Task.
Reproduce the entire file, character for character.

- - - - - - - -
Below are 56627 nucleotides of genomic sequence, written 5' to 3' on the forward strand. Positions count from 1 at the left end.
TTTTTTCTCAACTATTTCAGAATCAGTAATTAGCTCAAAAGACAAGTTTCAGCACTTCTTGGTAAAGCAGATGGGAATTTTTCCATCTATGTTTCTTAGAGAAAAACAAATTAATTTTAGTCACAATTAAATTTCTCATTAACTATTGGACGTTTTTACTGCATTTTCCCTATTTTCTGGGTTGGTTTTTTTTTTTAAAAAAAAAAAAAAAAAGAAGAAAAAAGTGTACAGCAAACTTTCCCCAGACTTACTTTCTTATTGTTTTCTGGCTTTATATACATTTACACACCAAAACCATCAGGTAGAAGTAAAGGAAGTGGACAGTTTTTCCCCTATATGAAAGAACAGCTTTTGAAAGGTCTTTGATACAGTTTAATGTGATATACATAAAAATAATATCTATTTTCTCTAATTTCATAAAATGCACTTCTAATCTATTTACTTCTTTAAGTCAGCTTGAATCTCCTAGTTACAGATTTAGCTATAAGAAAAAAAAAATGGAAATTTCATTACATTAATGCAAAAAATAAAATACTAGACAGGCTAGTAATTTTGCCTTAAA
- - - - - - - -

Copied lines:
Below are 56627 nucleotides of genomic sequence, written 5' to 3' on the forward strand. Positions count from 1 at the left end.
TTTTTTCTCAACTATTTCAGAATCAGTAATTAGCTCAAAAGACAAGTTTCAGCACTTCTTGGTAAAGCAGATGGGAATTTTTCCATCTATGTTTCTTAGAGAAAAACAAATTAATTTTAGTCACAATTAAATTTCTCATTAACTATTGGACGTTTTTACTGCATTTTCCCTATTTTCTGGGTTGGTTTTTTTTTTTAAAAAAAAAAAAAAAAAGAAGAAAAAAGTGTACAGCAAACTTTCCCCAGACTTACTTTCTTATTGTTTTCTGGCTTTATATACATTTACACACCAAAACCATCAGGTAGAAGTAAAGGAAGTGGACAGTTTTTCCCCTATATGAAAGAACAGCTTTTGAAAGGTCTTTGATACAGTTTAATGTGATATACATAAAAATAATATCTATTTTCTCTAATTTCATAAAATGCACTTCTAATCTATTTACTTCTTTAAGTCAGCTTGAATCTCCTAGTTACAGATTTAGCTATAAGAAAAAAAAAATGGAAATTTCATTACATTAATGCAAAAAATAAAATACTAGACAGGCTAGTAATTTTGCCTTAAA